technology & social media is just change that we can either waste energy by fighting it or use that same energy to create a personal relationship with it so we can use it a positive way to create genuine influences.
it may take time, but it really does begin with being present with yourself and starting with more conscious decisions.
To be truly countercultural in a time of tech hegemony, one has to, above all, betray the platform which may come in the form of betraying or divesting from your public online self.
we are in the age of information overload, so find the right tools and create the systems that will personally allow you to best unpack and organize that information.
The need to be seen and appreciated! It is the need to belong. The need for nearness and care, and for a little love! This is given only through slowness in human relations. In order to master changes, we have to recover slowness, reflection and togetherness. There we will find real renewal.
Consuming information on the internet has become a constant, and most often passive, habit we undertake at all waking hours of the day. We frantically skim through a million newsletters, condense our thoughts into 140 character boxes, and jump from browser to browser balancing notifications and the constant overflow of new information. This has reduced our ability to think, focus, and solve problems
Knowledge has a point when we start to find and make connections, to weave stories out of it, stories through which we make sense of the world and our place within it. It is the difference between memorising the bus timetable for a city you will never visit, and using that timetable to explore a city in which you have just arrived. When we follow the connections – when we allow the experience of knowing to take us somewhere, accepting the risk that we will be changed along the way – knowledge can give rise to meaning. And if there is an antidote to boredom, it is not information but meaning.
If boredom has become a sickness in modern societies, this is because the knack of finding meaning is harder to come by
There is a connection, though, between the two. Information is perhaps the rawest material in the process out of which we arrive at meaning: an undifferentiated stream of sense and nonsense in which we go fishing for facts. But the journey from information to meaning involves more than simply filtering the signal from the noise. It is an alchemical transformation, always surprising. It takes skill, time and effort, practice and patience. No matter how experienced we become, success cannot be guaranteed. In most human societies, there have been specialists in this skill, yet it can never be the monopoly of experts, for it is also a very basic, deeply human activity, essential to our survival. If boredom has become a sickness in modern societies, this is because the knack of finding meaning is harder to come by.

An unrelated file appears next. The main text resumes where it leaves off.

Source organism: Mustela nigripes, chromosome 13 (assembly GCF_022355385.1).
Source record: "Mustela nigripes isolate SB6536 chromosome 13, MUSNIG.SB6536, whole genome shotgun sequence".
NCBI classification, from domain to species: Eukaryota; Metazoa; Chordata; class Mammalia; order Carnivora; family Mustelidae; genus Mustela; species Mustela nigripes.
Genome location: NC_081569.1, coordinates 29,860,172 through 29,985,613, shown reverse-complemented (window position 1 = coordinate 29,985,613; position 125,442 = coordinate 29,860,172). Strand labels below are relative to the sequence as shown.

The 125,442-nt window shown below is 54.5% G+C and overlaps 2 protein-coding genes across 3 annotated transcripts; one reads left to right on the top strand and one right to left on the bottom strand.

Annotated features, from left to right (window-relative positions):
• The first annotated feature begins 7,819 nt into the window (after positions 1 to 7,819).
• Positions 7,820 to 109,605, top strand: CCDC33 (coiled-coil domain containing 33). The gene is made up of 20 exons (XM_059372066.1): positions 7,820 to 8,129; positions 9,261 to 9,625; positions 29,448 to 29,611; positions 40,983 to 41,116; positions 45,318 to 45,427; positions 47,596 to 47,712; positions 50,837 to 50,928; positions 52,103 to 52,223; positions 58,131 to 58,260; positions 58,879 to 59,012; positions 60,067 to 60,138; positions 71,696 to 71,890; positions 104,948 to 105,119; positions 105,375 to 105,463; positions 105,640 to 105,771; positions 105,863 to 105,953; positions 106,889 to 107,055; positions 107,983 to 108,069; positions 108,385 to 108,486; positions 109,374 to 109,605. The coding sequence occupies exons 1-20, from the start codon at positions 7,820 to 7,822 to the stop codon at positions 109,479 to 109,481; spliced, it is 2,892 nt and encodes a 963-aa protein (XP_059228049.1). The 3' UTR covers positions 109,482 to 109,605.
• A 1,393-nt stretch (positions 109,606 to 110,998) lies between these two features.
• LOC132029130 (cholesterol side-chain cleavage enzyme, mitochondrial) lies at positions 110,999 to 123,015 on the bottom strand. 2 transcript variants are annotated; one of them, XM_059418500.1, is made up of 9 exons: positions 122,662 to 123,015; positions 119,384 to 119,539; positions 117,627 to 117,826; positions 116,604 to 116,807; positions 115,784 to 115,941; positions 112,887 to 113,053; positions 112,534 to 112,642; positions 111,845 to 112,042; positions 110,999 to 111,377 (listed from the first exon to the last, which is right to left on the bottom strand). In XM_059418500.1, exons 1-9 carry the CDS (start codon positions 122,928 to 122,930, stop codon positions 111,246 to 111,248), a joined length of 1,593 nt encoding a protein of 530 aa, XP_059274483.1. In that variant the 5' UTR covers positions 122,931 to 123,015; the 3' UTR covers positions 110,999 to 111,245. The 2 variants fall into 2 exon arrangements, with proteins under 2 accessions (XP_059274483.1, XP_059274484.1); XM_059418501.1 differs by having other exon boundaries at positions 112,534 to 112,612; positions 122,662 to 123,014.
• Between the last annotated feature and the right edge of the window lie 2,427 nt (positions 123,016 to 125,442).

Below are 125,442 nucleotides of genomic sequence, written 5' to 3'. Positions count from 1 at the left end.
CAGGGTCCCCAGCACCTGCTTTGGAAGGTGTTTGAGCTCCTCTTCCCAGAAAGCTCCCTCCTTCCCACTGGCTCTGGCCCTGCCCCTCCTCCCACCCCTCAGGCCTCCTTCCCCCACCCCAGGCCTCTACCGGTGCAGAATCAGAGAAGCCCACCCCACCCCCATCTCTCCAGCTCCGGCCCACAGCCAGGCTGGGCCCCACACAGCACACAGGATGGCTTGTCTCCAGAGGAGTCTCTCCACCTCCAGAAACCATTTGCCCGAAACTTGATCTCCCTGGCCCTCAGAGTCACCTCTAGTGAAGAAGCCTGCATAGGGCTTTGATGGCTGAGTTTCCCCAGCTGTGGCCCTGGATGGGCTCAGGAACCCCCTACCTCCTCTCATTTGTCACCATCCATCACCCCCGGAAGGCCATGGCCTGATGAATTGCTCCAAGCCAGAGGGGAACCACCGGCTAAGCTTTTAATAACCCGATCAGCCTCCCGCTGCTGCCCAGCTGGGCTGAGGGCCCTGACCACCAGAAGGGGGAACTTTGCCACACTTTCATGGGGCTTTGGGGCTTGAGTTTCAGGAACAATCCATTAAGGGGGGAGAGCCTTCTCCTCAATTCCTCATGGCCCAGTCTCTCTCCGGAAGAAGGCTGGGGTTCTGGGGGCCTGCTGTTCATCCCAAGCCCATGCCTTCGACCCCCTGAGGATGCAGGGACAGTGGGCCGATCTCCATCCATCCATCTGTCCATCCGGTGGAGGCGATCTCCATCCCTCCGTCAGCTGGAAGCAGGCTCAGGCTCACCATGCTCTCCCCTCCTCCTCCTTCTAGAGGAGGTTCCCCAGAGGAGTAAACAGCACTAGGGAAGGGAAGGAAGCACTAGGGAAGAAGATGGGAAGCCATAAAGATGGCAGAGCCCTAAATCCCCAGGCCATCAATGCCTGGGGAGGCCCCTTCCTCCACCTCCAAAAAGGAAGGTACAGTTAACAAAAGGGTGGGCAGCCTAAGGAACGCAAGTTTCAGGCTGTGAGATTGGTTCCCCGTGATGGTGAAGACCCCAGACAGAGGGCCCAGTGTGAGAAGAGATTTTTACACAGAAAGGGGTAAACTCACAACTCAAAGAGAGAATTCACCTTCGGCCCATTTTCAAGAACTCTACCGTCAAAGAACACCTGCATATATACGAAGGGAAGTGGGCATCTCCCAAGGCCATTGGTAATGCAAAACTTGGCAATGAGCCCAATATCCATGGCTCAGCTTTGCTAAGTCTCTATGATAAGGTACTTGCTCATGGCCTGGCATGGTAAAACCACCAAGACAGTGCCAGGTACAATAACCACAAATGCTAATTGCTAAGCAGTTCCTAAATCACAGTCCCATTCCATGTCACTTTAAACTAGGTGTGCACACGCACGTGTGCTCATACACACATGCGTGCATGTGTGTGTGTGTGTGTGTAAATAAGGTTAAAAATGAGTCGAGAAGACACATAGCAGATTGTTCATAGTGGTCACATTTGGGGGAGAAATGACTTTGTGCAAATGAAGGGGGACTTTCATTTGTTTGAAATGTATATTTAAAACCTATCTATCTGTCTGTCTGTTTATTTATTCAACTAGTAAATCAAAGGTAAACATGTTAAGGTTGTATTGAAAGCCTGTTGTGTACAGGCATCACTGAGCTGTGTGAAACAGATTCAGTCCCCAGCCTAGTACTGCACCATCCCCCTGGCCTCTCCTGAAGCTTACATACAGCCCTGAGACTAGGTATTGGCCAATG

When the internet arrived, it seemed to promise a liberation from the boredom of industrial society, a psychedelic jet-spray of information into every otherwise tedious corner of our lives. In fact, at its best, it is something else: a remarkable helper in the search for meaningful connections. But if the deep roots of boredom are in a lack of meaning, rather than a shortage of stimuli, and if there is a subtle, multilayered process by which information can give rise to meaning, then the constant flow of information to which we are becoming habituated cannot deliver on such a promise. At best, it allows us to distract ourselves with the potentially endless deferral of clicking from one link to another. Yet sooner or later we wash up downstream in some far corner of the web, wondering where the time went. The experience of being carried on these currents is quite different to the patient, unpredictable process that leads towards meaning.
If you watch television for 8 hours in a row, you might feel that you watched too much television. You would have a feeling that you wanted to get up and go do something else.
Smart-phones specifically, unlike any other previous screen, are located on the body and taken everywhere. Without a conscious disconnnection practice, there is no getting up and walking away.
The infinite scrollabe feed is also a good metaphor
for capitalism in general. A UX designed to maximize consumption with no limit. Is more always better? Is more features all together always the best option? Instead of seamlessly switching between anything at anytime, what would technology look like if it felt more like rooms in a house with some walking in between spaces?